NEW DELHI: The recent results of the assembly elections were a referendum on the current Modi government and farmers distress was at the top of reasons why the BJP lost the ‘Hindi heartland’.
The agricultural sector, particularly the livelihood of farmers is under heavy stress. Over the last four years, the sector has been reeling with debt; thus, affecting farmers from across the country. The recently held rally by thousands of farmers in Delhi is a stark reminder of the problem that persists. The unfortunate too often regular reminder is that of farmers committing suicides due to low incomes and crippling debt.
Economist Ashok Gulati was the Commissioner of Agriculture Costs and Prices during the UPA era and is also the Infosys Chair Professor for Agriculture at Indian Council for Research on International Economic Relations (ICRIER) pointed out that there exists a gap between government trade policies and farm policies. He said in part, “Our policies meant for farmers are actually pro-consumer policies. Price control and export restrictions have kept farmers poor”.
In the last budget, the government set aside Rs 169,000 crore for food subsidy. According to Gulati, the country has a vast buffer stock of food grains which are at 75% above the normal volume. Food subsidies will work only if they are paid directly to farmers. The introduction of the note bank and GST has also had an effect. The agricultural sector continues to contribute the most towards the GDP (16%). The application of GST on agricultural commodities will impact those who live below the subsistence level. The smaller companies who are engaged with agricultural processing will be hurt. The introduction of GST in this sector ahs encouraged stakeholders to go beyond the regular cities and create new supply chains for free movement of agricultural products within the country.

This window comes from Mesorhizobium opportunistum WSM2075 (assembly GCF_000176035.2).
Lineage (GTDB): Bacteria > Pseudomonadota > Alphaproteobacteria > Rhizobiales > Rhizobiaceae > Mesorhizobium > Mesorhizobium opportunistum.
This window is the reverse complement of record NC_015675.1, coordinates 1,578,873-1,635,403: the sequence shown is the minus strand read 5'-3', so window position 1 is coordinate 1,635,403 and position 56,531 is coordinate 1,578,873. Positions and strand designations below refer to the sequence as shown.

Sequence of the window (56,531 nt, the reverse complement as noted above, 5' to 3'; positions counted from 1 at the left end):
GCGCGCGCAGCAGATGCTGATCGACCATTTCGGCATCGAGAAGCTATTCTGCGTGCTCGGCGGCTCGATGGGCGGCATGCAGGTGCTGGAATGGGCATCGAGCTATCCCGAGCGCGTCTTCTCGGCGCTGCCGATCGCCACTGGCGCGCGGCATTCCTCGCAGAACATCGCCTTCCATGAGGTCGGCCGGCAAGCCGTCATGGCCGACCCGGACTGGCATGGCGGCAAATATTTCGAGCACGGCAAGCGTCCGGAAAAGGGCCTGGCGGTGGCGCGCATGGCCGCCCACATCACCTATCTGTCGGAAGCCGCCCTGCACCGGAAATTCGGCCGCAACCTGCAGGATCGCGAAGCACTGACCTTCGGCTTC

Recently, newly elected Chief Minister of Madhya Pradesh signed a large loan waiver scheme. Some economists however argue that loan waivers aren’t the right approach in tackling the farming crisis. Nilanjan Banik, Professor, Bennett University, in a column for the Financial Express writes on loan waivers – “Studies have pointed out that loan waiver programmes do not make much economic sense.During the year following loan waivers, small farmers lose out on three counts: Lesser access to formal loans, falling agricultural revenue because of higher informal loan cost, and a falling agricultural productivity”.
One of the worst hit states is Punjab. The Punjab congress government waived of debts of more than 4 lakh farmers. It is estimated that farmers in the state have outstanding debt totalling Rs.80,000 crore. In its election manifesto, the Congress had promised to waive of all loans but the eligibility criteria were brought down subsequently.
In terms of solutions, the BJP decided to use a higher MSP and loan waivers as a mechanism to mitigate the problems plaguing farmers. The Congress too isn’t that different given Kamal Nath’s first action as Chief Minister. SBI Chairman Rajnish Kumar, in an interview to CNBC stated that loan waivers cannot be a permanent solution, saying in part, “Loan waivers are not a permanent solution. It’s not helping the past or the future.It would preferable to boost investment, helping farmers to be more productive. The income of the farmers is too low, which cannot support the debt”.
Whoever forms the next government will have their work cut for them as the sector desperately needs a fix. The MSP is a policy that needs to be looked not just in terms of increasing prices but also in terms of procurement. It would be wise for government to bring in and listen to economists and experts who are warning against loan waivers.